Stepping out of the station, the sight of St.Devote greets you almost immediately; the first corner of the famous Monaco circuit, except the scene is more chaotic than even the occasionally messy starts to an F1 race.
“ace photographer Dom Romney has put together this modest picture gallery to whet your appetite…”
Just hours prior to the first practise session of the 2014 Monaco Historique, armies of workers are still erecting the vast temporary grandstands at the end of the start finish straight. Advertising boards are still being put in place, youths are buzzing along the still-open public road on their beloved mopeds (many sans mirrors) in-and-out of the heaving pre-event traffic, locals are still walking their dogs, and almost everybody is smoking. The notion of running a varied field of historic racing cars around this place seems insane.
With the pavements now well-buried under the grandstands, it is only possible to get about by navigating your way along the footpaths which take you underneath these vast, dark labyrinths of scaffolding. It’s a surreal experience for us, but one which seems to hinder the locals not one bit.
Emerging finally from the darkness of the sub-grandstand walkway another familiar sight greets us; the bar at Rascasse. A swift check of our accreditation and we’re ushered into the paddock area, although there’s hardly any time to take-in the bizarre sight of a paddock crammed with rare and exotic racing cars just feet from the harbour, because we have a date at the Credit Suisse Drivers’ Club for breakfast with Sir Stirling Moss, Derek Bell, Jochen Mass, and Romain Dumas.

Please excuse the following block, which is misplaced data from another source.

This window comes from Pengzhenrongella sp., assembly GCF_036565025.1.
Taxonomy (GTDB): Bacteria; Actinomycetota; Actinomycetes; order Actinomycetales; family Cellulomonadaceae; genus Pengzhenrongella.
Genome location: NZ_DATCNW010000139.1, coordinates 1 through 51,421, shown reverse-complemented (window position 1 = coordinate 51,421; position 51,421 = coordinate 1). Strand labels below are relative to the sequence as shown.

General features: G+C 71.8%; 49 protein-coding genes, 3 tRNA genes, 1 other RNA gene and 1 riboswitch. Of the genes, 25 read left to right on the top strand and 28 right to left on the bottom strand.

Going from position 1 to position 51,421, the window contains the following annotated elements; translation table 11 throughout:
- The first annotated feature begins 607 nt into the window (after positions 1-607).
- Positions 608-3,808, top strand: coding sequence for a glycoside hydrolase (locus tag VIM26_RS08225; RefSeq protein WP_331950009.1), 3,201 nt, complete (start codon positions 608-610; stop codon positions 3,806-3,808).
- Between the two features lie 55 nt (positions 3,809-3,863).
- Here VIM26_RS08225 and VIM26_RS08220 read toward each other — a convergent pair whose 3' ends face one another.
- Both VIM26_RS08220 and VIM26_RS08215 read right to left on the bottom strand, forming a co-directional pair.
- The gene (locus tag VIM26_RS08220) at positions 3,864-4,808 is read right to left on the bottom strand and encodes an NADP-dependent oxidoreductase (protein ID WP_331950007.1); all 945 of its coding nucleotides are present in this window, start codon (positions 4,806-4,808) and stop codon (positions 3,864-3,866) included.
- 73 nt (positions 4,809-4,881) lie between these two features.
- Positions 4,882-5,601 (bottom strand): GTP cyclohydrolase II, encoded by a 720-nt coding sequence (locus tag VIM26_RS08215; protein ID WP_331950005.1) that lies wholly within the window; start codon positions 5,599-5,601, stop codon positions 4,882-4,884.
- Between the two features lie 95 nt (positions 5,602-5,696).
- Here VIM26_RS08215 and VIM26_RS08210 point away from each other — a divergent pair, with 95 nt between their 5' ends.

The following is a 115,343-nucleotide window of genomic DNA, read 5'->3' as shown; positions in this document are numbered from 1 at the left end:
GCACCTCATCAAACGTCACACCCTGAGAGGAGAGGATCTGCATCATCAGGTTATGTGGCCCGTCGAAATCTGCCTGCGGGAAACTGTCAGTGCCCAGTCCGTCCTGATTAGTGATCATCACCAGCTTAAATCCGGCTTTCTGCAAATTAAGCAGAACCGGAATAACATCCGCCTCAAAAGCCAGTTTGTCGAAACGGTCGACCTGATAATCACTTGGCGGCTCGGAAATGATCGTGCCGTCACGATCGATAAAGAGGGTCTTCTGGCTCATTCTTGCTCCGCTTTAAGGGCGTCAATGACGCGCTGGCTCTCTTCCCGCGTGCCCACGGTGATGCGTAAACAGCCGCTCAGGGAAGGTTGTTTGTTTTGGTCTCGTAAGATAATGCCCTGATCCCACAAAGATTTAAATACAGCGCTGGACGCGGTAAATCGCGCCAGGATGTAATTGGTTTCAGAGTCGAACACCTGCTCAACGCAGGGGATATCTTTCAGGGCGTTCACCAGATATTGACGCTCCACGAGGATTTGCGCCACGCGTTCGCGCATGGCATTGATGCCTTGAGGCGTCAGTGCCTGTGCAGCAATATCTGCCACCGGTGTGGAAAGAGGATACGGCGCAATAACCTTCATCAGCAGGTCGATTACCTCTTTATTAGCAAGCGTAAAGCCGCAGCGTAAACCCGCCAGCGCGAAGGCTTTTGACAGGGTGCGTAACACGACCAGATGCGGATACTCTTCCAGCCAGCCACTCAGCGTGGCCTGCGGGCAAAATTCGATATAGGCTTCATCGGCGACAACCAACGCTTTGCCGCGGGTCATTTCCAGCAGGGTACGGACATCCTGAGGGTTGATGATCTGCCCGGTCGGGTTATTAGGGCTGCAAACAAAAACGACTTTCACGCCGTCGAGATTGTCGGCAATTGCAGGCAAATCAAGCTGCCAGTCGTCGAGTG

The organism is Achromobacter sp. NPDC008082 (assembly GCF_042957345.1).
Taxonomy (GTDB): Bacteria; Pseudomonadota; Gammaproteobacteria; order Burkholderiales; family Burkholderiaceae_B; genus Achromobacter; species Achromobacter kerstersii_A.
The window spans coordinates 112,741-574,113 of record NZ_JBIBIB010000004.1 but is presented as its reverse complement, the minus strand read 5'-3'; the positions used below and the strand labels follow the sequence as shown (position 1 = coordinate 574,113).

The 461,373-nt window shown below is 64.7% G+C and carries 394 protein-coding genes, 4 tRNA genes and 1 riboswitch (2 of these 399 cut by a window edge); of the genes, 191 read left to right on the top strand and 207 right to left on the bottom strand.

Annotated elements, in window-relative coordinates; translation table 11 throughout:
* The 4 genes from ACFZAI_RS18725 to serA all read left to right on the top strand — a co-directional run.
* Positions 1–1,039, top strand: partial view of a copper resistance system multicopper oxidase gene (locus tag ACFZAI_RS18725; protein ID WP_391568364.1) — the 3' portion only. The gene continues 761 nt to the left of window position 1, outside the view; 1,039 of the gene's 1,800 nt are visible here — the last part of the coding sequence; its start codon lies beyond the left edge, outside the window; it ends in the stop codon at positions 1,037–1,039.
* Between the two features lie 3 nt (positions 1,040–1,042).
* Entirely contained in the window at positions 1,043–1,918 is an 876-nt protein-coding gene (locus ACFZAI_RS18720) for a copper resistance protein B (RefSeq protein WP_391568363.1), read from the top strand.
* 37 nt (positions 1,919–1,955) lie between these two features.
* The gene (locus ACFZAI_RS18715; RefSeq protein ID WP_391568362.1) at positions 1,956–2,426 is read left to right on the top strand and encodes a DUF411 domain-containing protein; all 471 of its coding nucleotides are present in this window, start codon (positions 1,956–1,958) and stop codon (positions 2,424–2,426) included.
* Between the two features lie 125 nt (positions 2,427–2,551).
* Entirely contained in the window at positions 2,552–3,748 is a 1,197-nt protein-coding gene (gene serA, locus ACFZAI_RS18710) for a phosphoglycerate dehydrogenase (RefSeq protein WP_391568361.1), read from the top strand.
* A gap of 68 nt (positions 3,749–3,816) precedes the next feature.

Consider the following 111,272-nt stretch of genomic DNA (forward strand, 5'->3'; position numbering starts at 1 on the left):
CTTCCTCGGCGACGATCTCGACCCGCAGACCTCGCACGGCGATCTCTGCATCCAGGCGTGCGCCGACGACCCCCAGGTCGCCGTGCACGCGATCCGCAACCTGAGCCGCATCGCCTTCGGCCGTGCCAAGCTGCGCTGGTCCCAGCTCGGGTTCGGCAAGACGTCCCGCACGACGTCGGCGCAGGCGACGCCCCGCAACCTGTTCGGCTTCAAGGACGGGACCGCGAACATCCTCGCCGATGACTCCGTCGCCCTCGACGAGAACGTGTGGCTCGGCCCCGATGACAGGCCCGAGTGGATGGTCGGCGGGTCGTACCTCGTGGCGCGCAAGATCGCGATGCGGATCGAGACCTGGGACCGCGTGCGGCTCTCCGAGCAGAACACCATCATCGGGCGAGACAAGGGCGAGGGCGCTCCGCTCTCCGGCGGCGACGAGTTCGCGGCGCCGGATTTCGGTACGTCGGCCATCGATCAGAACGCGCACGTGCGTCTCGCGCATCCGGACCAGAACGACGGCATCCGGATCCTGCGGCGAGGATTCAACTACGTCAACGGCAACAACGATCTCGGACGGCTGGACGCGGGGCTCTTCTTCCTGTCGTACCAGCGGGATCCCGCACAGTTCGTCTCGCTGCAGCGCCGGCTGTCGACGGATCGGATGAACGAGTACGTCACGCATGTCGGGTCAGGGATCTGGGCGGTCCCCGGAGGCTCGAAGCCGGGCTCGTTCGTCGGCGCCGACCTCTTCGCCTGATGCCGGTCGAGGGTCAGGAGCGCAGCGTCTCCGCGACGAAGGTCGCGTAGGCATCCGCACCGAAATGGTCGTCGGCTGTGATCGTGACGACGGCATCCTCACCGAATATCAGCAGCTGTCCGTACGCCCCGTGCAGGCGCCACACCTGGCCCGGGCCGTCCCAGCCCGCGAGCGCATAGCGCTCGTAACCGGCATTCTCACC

With the questions completed it was time for us to venture outside to the paddock, say hello to a few Goodwood regulars, and take-in some of the early practise sessions. Oh, and apply some sun-block… it’s hot here, and it won’t take much to turn our pasty British skin lobster-red.
Our ace photographer Dom Romney has put together this modest picture gallery to whet your appetite and help convey the ambience of this incredible biennial spectacle.
More to come!